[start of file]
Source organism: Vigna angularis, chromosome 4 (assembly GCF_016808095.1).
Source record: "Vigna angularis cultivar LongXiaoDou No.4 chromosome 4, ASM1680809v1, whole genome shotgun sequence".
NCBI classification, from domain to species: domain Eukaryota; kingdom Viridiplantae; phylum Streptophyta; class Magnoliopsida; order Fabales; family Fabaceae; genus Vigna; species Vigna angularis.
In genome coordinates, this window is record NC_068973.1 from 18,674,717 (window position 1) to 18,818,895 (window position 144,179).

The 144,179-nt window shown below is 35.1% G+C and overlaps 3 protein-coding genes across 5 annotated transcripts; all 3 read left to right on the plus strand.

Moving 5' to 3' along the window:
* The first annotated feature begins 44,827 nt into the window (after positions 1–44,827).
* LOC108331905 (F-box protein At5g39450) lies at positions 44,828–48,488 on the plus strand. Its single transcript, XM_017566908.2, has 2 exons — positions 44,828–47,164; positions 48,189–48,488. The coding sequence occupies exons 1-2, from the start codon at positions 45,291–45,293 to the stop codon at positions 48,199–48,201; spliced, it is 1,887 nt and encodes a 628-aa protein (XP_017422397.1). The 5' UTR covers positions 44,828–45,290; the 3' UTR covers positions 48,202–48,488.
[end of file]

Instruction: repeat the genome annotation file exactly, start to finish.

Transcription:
Source organism: Vigna angularis, chromosome 4 (assembly GCF_016808095.1).
Source record: "Vigna angularis cultivar LongXiaoDou No.4 chromosome 4, ASM1680809v1, whole genome shotgun sequence".
NCBI classification, from domain to species: domain Eukaryota; kingdom Viridiplantae; phylum Streptophyta; class Magnoliopsida; order Fabales; family Fabaceae; genus Vigna; species Vigna angularis.
In genome coordinates, this window is record NC_068973.1 from 18,674,717 (window position 1) to 18,818,895 (window position 144,179).

The 144,179-nt window shown below is 35.1% G+C and overlaps 3 protein-coding genes across 5 annotated transcripts; all 3 read left to right on the plus strand.

Moving 5' to 3' along the window:
* The first annotated feature begins 44,827 nt into the window (after positions 1–44,827).
* LOC108331905 (F-box protein At5g39450) lies at positions 44,828–48,488 on the plus strand. Its single transcript, XM_017566908.2, has 2 exons — positions 44,828–47,164; positions 48,189–48,488. The coding sequence occupies exons 1-2, from the start codon at positions 45,291–45,293 to the stop codon at positions 48,199–48,201; spliced, it is 1,887 nt and encodes a 628-aa protein (XP_017422397.1). The 5' UTR covers positions 44,828–45,290; the 3' UTR covers positions 48,202–48,488.